PSI’s continuously evolving Digital Strategy has enabled us to pursue and succeed in applying eLearning approaches over the past decade. Below are some examples of that success.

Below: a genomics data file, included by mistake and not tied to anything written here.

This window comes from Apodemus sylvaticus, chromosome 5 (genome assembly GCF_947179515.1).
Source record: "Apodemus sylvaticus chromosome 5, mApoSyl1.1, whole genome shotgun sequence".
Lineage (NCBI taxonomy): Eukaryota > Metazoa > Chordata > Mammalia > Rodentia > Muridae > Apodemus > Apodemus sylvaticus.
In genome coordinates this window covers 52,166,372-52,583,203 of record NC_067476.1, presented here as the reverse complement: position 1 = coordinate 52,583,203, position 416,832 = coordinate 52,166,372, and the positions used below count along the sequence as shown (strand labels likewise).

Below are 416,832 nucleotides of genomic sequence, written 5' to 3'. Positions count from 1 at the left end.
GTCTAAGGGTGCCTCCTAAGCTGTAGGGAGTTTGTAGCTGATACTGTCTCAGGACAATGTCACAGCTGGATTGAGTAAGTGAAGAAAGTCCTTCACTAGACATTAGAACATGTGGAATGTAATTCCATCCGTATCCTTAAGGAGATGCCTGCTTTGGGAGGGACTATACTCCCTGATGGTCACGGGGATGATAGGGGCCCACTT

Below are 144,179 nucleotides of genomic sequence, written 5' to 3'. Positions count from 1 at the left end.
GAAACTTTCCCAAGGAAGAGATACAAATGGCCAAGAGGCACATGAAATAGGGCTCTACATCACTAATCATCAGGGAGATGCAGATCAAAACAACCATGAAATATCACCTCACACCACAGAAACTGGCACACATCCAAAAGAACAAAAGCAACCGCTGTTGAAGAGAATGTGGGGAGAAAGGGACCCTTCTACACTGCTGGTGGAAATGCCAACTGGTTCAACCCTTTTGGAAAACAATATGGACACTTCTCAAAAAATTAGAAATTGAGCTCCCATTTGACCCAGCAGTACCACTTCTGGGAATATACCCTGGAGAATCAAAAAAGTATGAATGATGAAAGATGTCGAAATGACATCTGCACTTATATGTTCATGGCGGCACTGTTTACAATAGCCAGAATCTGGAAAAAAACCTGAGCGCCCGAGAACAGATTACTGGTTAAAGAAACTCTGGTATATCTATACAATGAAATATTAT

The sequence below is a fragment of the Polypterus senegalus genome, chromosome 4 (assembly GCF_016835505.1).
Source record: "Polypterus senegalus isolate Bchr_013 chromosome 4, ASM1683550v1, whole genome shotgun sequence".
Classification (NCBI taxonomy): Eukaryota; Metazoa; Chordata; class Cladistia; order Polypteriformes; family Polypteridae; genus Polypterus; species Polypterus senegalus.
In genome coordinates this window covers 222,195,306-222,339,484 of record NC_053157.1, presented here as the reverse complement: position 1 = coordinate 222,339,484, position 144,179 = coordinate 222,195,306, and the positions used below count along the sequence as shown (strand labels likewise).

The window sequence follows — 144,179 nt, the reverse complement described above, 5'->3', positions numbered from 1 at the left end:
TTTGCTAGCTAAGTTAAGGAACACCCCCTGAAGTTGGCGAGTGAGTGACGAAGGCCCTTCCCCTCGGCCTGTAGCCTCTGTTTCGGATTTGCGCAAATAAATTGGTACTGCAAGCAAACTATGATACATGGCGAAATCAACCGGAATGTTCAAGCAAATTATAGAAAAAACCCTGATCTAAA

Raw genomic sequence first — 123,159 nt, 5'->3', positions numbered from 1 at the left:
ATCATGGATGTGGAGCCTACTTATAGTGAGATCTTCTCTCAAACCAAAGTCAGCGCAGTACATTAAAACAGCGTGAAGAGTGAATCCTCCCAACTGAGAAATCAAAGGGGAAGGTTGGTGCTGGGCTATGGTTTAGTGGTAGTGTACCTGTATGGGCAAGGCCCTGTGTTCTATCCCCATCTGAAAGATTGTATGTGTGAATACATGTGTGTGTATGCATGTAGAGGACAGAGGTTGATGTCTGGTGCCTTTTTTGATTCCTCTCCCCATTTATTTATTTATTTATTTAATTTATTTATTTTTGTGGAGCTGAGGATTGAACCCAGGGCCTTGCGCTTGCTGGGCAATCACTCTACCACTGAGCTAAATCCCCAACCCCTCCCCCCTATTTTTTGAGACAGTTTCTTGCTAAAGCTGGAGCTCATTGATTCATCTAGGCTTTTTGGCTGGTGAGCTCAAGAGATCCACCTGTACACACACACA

In Angola, PSI partnered with the local digital innovation company Appy People LDA to create a Moodle-based eLearning platform, named ‘Kassai: The Stream of Knowledge.’ It started by targeting 200 health providers at the facility and community level with malaria case management training, and now plans to scale up to thousands of public sector healthcare workers. The interactive courses are tailored for providers’ needs and digital literacy skills, and feature videos, case studies, quizzes and pre- and post-training evaluation checklists to assess knowledge and progress. In partnership with a local telecom provider, the platform will eventually offer nationwide free URL access. To improve experience and engagement, Kassai deploys gamification, blended learning, user forums, chats and additional job aids for download. Courses in sexual and reproductive health and family planning will be developed next; new features will be available by the end of 2020. Kassai will also integrate with PSI’s Health Network Quality Improvement System (HNQIS) quality assurance system, used in Angola since November 2019. Through the Health for All project, USAID and the US President’s Malaria Initiative are supporting Kassai’s development while the Angolan Ministry of Health supervises its content development and deployment in the national healthcare system.